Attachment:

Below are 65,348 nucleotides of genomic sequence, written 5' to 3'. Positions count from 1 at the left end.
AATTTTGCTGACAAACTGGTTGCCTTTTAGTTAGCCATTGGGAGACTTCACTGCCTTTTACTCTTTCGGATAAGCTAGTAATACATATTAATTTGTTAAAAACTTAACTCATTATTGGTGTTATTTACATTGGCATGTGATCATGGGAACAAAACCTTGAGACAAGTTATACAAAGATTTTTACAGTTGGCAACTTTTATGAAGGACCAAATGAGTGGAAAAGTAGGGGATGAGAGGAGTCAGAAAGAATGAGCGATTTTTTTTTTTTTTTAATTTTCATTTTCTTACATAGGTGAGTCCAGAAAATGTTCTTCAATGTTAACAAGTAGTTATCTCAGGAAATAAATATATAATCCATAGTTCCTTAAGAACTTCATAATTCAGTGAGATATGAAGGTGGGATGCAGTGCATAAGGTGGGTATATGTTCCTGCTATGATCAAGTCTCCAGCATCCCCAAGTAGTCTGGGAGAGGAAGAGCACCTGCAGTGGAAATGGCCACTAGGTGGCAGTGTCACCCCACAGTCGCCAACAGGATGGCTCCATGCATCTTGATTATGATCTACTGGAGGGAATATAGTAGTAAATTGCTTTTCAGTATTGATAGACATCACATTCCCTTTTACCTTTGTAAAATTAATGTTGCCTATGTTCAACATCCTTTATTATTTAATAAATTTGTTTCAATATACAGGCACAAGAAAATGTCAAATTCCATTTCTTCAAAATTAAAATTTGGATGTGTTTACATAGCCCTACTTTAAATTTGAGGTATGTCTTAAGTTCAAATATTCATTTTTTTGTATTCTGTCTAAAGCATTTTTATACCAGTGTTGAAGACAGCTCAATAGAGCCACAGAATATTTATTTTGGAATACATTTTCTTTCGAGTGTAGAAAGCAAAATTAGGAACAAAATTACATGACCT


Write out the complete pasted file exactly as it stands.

Below are 65,348 nucleotides of genomic sequence, written 5' to 3'. Positions count from 1 at the left end.
AATTTTGCTGACAAACTGGTTGCCTTTTAGTTAGCCATTGGGAGACTTCACTGCCTTTTACTCTTTCGGATAAGCTAGTAATACATATTAATTTGTTAAAAACTTAACTCATTATTGGTGTTATTTACATTGGCATGTGATCATGGGAACAAAACCTTGAGACAAGTTATACAAAGATTTTTACAGTTGGCAACTTTTATGAAGGACCAAATGAGTGGAAAAGTAGGGGATGAGAGGAGTCAGAAAGAATGAGCGATTTTTTTTTTTTTTTAATTTTCATTTTCTTACATAGGTGAGTCCAGAAAATGTTCTTCAATGTTAACAAGTAGTTATCTCAGGAAATAAATATATAATCCATAGTTCCTTAAGAACTTCATAATTCAGTGAGATATGAAGGTGGGATGCAGTGCATAAGGTGGGTATATGTTCCTGCTATGATCAAGTCTCCAGCATCCCCAAGTAGTCTGGGAGAGGAAGAGCACCTGCAGTGGAAATGGCCACTAGGTGGCAGTGTCACCCCACAGTCGCCAACAGGATGGCTCCATGCATCTTGATTATGATCTACTGGAGGGAATATAGTAGTAAATTGCTTTTCAGTATTGATAGACATCACATTCCCTTTTACCTTTGTAAAATTAATGTTGCCTATGTTCAACATCCTTTATTATTTAATAAATTTGTTTCAATATACAGGCACAAGAAAATGTCAAATTCCATTTCTTCAAAATTAAAATTTGGATGTGTTTACATAGCCCTACTTTAAATTTGAGGTATGTCTTAAGTTCAAATATTCATTTTTTTGTATTCTGTCTAAAGCATTTTTATACCAGTGTTGAAGACAGCTCAATAGAGCCACAGAATATTTATTTTGGAATACATTTTCTTTCGAGTGTAGAAAGCAAAATTAGGAACAAAATTACATGACCT